My patient, Paul, wrote in a poem that he belongs to the wayward wind, a restless breed, a strange and hardy class.
I’ve been with him for two years and now he is dying.
“Are you in pain, Paul?” I ask.
“I AM pain,” he said.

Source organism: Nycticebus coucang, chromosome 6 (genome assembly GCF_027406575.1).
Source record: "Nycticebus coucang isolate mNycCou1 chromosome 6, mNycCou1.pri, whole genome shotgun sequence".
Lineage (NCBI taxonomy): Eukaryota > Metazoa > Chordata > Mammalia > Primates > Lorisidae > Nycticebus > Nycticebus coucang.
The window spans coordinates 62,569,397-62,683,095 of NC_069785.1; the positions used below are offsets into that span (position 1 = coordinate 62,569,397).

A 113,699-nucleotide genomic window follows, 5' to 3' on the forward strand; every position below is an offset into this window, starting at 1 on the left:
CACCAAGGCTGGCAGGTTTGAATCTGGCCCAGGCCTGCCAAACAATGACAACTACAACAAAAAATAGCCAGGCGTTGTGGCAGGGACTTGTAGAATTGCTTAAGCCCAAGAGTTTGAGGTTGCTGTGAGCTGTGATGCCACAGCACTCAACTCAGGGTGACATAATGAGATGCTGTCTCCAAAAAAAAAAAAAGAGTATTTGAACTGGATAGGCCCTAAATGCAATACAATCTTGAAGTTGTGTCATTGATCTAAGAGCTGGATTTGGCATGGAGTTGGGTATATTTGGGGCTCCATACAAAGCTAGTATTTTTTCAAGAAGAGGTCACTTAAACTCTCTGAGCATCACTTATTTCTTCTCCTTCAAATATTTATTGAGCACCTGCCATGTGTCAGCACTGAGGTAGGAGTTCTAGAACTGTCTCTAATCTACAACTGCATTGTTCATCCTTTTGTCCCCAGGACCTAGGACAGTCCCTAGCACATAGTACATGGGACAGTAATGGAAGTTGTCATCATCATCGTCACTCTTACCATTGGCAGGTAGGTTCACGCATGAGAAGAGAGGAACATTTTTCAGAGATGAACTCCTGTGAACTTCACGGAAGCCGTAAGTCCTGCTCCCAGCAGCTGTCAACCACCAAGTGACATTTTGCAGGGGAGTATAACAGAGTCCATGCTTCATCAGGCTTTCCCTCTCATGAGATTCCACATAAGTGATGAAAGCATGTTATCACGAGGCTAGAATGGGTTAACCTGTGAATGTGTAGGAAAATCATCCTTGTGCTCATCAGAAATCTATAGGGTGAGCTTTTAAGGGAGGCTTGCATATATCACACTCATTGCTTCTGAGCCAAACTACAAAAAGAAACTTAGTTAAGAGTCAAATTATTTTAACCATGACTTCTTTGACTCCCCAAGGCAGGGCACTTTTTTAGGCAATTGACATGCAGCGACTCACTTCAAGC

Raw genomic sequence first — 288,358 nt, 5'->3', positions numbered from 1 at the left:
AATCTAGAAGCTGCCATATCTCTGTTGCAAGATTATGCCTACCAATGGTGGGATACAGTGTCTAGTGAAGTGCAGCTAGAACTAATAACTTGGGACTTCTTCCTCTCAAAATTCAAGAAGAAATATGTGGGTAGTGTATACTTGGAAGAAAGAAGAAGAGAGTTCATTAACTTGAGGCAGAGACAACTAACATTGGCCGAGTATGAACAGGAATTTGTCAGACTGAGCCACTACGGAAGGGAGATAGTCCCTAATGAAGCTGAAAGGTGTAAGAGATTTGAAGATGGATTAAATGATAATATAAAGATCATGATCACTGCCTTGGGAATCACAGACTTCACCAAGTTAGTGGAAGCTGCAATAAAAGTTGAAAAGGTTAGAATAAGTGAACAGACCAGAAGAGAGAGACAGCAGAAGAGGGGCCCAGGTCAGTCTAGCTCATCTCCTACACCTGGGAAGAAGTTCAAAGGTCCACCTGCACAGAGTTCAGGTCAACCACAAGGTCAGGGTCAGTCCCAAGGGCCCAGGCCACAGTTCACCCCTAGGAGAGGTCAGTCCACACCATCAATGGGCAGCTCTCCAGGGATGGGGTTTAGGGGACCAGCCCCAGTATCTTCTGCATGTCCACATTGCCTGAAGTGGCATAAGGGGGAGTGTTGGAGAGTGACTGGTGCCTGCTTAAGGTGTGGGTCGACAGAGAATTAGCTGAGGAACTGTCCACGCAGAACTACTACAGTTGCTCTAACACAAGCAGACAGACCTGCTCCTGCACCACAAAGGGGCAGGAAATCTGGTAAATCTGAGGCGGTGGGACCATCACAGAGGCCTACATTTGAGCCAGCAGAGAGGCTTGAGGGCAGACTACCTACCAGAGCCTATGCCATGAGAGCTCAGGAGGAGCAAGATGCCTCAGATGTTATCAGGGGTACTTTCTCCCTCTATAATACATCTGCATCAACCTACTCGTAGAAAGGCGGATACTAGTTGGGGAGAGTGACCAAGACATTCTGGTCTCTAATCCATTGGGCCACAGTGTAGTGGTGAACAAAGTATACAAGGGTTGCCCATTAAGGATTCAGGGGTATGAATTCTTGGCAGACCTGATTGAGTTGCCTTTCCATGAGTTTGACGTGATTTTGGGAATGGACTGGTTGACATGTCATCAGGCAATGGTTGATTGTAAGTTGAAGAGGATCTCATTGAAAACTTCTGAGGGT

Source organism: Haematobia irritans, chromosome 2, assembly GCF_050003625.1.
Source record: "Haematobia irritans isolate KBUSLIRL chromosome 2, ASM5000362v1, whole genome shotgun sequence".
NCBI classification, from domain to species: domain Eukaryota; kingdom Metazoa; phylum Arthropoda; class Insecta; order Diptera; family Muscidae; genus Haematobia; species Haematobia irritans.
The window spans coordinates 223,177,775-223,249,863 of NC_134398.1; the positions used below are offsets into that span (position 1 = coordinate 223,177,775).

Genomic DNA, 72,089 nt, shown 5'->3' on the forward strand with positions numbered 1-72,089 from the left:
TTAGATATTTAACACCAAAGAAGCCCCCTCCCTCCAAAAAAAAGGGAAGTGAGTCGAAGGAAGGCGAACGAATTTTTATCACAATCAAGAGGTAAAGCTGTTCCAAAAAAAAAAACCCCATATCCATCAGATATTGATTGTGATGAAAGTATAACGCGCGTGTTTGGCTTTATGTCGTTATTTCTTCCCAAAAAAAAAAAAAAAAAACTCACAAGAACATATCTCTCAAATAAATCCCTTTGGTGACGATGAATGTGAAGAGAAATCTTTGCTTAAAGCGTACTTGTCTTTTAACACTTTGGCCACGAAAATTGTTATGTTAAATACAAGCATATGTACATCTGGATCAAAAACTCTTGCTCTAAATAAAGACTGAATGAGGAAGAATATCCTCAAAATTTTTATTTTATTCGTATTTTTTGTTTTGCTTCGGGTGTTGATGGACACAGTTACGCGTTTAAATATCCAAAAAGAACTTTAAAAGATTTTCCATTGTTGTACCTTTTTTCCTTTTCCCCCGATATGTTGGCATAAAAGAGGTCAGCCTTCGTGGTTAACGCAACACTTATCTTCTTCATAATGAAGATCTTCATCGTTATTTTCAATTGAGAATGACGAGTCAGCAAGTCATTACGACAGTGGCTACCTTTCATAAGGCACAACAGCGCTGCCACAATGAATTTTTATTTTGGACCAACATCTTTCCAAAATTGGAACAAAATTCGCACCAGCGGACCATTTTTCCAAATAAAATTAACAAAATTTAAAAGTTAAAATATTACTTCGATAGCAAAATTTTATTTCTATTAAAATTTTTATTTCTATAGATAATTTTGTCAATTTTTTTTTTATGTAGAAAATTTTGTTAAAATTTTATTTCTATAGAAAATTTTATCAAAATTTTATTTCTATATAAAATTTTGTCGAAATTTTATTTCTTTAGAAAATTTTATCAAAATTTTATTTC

But he is refusing medication, although his cancer has spread from his kidneys to his lungs, brain and bones.
Somehow bearing this pain to the grave is his last act of defiance, bravery-repentance.
My hands are tied. My job now is to protect his choice and later, as promised to collect his ashes, read his poems in my garden then set him free in the wind where he belongs.